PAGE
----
If you haven't already heard, hygge is the new "in" thing, with countless books written about it. But what is it? Pronounced 'hue-ugh', this is the Danish coined phrase that can be translated simply as 'cosiness' in English.
It's a feeling and a lifestyle where the comforts of home are embraced, food is hearty and warm, and friends and family are gathered together. It's accessible, personal yet communal, and totally lacking in pretence. For the Danes, it's almost second nature.
Sounds good. So how do we get some hygge in our life? Here's 10 ways of achieving that perfect hygge in your life:
- Go home. Dining out in Denmark is expensive due to a 25 percent value-added tax, so Danes tend to spend more time eating at home. Plus, being at a nightclub or a pretentious restaurant is definitely not hygge. But being cosy and comfortable, most often at your home but perhaps at a softly lit cafe or a quiet nook at a library, definitely is.
- Be warm. Think wool socks, sweaters and blankets and textiles in general, such as plush towels, throws or curtains.
- Eat cake. And porridge. And fruit compote and open-faced sandwiches and a roast of pork or lamb. Hygge food is comfort food for everyday people. It's not expensive or fancy; it's accessible, soothing and plentiful.
- Invite friends. While you can hygge by yourself, being surrounded by friends or family is more in line with the spirit of hygge. So grab a cuddle buddy to snuggle with under that hand-woven blanket or invite guests to your homey feast to be more hyggelig. Playing board games with your company fits the hygge bill, plus you're going to want them on hand for what comes next.
- Watch scary TV. Watching scary TV shows or movies can increase hygge as long as it's fictional. (Watching the news is definitely not hygge.) Danes gravitate toward crime dramas or political thrillers.
- Ride a bike. Hygge doesn't mean staying indoors, and it doesn't require cold weather. Half of Copenhagen residents commute by bike — following in their footsteps can be very hygge because it fits the bill of slowing down, not being in a rush and taking in what's around you in the moment.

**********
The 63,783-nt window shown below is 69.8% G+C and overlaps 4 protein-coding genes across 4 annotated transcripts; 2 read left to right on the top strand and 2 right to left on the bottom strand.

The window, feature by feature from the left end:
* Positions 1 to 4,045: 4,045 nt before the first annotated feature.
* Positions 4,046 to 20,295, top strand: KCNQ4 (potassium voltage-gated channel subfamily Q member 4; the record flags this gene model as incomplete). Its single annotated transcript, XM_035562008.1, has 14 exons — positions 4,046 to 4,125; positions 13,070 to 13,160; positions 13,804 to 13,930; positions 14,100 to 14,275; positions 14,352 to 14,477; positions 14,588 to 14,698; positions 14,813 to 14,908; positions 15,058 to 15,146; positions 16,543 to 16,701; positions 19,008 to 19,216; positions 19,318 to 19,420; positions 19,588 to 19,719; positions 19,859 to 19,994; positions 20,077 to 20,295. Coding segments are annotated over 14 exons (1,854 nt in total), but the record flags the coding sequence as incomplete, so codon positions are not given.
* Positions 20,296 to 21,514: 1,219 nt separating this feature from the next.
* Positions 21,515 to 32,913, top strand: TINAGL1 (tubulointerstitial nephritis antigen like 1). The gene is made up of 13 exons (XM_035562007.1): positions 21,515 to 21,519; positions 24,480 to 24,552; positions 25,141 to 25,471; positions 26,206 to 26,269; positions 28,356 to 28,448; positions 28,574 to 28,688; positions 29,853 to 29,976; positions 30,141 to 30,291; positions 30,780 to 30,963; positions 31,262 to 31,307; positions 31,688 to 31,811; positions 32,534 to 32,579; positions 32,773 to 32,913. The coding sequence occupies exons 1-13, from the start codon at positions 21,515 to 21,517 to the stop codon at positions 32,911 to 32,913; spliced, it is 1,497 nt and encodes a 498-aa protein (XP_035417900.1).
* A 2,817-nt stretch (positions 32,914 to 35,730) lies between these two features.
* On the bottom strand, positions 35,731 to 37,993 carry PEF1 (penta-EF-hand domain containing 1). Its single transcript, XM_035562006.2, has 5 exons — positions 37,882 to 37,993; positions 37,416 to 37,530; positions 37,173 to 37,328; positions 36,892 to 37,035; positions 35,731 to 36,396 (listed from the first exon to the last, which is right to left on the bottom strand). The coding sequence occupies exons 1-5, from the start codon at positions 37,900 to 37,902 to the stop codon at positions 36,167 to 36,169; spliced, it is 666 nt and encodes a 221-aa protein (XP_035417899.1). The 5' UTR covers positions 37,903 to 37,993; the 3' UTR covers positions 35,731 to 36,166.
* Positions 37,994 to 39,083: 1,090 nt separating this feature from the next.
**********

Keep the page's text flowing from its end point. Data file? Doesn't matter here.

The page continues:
- Don't stay late after work. Danes and they value their family and spare time highly. This, coupled with it getting dark around 4pm in the winter, means they love nothing more than finishing work on time and heading home to spend time with their loved ones.
- Take lunch at 11am. Given the early morning starts, Danes usually take their lunch break around 11:00 am. It may seem early, but given we start to get hunger pangs around mid-morning, it kind of makes sense to eat a big lunch early on during the day to provide a profitable bout of energy for the afternoon.
- Wear black. If you've ever been to Denmark, you'd be mistaken for thinking all of the women are part-time ninjas – such is their predominantly black-coloured wardrobe. The fact that black absorbs heat and the temperature in Denmark can drop to −25 °C, it kind of makes sense that Danes are happy all the time – they're warm
- Dress for the weather. Danes abide by Alfred Wainright's phrase 'Der findes intet der hedder dårligt vejr, kun dårligt påklædning!' ('There's no such thing as bad weather, only unsuitable clothing!') If you've ever been caught out in the rain without an umbrella, stepped into a puddle in open-toe sandals or shivered at the slightest turn of the dial on the air conditioning, do as the Danes and dress for the weather. And yes, that does means layers, waterproof coasts and wellington boots in winter.
What do you think of hygge? Let us know your thoughts @office_fruit!